Frequently Asked Questions about Retired Credentials
The following information is specifically designed for IRS Criminal Investigation Retired Special Agents.
Where do I get instructions and an application package?
The application package and instructions are available on irs.gov for your convenience.
Why do I have to provide my FBI record?
If an individual has a criminal record, he/she is prohibited from carrying a concealed weapon. IRS-CI will not issue retired credentials to any individual who has a criminal record.
Instructions for obtaining your FBI record are available.
Why can’t IRS Criminal Investigation run my criminal history?
The databases available to CI may only be used for criminal purposes. The Department of Justice proposed an exception to the rules for NCIC for this purpose, however an exception has not been granted.
My enforcement credentials were stamped retired and returned to me. Can’t I just use them instead of applying for the retired credentials?
No. Per the Treasury Security Manual (Chapter V, Section 5, Paragraph 5), "Retired credentials are not intended or to be used for purposes of meeting the identification provisions of the Act."
What happens after IRS-CI receives my application package?
The package will be reviewed to ensure that it contains all the required documents. Internal checks will be made to ensure there are no adverse personnel actions on file that would render the retiree ineligible to receive the credentials. Once approved, the retiree will receive a letter with instructions so they may arrange for identity verification and to have their digital photo and signature taken. IRS-CI’s Security and Technical Operations (STO) section will issue the credentials and mail them to the retiree.
Does the exemption mean I can carry my weapon anywhere at any time?
The new law exempts all qualified active and retired law enforcement officers from State and local laws with respect to the carrying of concealed firearms. These officers are not exempt from Federal law or regulation, which governs the carriage of firearms onto aircraft, Federal buildings, Federal property, and national parks.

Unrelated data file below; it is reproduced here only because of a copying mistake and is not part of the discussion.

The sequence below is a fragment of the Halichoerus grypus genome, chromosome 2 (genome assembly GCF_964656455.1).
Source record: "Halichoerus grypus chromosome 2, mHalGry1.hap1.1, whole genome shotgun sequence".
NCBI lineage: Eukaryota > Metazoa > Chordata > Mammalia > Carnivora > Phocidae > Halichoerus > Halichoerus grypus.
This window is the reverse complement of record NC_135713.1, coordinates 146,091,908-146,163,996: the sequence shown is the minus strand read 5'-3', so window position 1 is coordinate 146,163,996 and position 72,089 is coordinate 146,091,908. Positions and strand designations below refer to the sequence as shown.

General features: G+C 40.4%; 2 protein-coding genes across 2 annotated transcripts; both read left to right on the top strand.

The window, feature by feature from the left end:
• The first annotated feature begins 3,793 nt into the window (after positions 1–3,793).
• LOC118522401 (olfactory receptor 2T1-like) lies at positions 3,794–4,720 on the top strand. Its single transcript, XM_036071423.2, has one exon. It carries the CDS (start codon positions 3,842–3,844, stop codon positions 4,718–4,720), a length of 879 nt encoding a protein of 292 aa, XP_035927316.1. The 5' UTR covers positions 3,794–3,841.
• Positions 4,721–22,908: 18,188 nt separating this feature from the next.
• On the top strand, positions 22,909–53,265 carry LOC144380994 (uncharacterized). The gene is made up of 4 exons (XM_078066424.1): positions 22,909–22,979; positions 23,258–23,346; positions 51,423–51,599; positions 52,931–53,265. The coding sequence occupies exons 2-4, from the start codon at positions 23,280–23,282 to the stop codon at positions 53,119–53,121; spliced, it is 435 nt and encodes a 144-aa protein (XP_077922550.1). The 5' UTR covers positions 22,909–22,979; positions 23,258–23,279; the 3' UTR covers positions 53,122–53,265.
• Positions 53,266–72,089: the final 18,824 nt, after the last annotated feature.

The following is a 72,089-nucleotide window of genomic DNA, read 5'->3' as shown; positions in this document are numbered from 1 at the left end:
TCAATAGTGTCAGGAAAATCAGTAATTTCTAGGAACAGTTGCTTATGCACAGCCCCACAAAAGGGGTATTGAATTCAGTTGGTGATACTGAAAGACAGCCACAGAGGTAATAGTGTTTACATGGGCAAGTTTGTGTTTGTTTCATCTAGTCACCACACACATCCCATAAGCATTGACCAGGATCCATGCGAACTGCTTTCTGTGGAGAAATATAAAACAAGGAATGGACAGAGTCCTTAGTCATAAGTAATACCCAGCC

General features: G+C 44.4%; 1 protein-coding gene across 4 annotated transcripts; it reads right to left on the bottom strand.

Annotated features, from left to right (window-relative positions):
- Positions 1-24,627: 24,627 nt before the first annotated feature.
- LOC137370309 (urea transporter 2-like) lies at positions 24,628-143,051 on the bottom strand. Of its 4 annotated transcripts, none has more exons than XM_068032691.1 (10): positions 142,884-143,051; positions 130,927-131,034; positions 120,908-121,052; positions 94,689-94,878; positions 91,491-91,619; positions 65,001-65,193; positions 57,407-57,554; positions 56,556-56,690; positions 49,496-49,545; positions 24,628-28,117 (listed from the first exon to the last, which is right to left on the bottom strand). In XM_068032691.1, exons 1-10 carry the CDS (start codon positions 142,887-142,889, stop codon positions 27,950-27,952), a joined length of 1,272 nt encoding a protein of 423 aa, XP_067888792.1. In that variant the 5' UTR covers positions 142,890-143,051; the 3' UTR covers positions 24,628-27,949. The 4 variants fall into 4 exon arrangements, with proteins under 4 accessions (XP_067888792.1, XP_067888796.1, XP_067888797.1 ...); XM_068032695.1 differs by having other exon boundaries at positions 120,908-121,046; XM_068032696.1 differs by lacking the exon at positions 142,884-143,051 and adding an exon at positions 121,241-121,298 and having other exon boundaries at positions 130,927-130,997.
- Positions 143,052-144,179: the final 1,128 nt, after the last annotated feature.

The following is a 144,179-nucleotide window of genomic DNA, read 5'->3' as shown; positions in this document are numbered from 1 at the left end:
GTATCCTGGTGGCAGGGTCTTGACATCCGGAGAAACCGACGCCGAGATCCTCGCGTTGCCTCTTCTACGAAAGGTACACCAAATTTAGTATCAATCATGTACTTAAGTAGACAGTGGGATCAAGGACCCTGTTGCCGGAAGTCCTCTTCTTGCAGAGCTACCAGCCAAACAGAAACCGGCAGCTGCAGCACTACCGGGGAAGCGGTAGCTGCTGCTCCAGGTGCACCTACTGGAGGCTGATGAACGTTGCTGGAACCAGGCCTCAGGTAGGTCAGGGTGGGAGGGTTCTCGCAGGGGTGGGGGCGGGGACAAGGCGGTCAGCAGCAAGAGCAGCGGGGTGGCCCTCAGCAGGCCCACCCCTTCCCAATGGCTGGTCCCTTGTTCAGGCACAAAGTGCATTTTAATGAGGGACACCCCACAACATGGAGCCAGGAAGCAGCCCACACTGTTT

In addition, State (not local) laws which prohibit the carriage of firearms onto State or local government property and State (not local) laws which allow private entities to prohibit firearms on their private property would still apply to qualified active and retired law enforcement officers.
I am a retired officer. How do I qualify to carry under the provisions of this bill?
The legislation requires retired law enforcement officers to meet the active duty standards for qualification with a firearm in the State where they reside or with their former agency. Retired officers must qualify at their own expense and, once they do, will be able to carry the firearm with which they have been qualified under the provisions of this Act.
The State will issue retired officers who have qualified with their firearm a document certifying that the officer has met the State or agency s requirements. Retired officers must carry this documentation in addition to their photographic identification.
Does this bill allow me to carry a firearm on an airplane?
No. This legislation exempts qualified active and retired law enforcement officers from State and local laws regarding the carrying of concealed firearms. Other Federal statutes and airline policy regulate the carriage of firearms on aircraft.
What do I do if I've lost my retired credentials?
Contact us at email@example.com for instructions.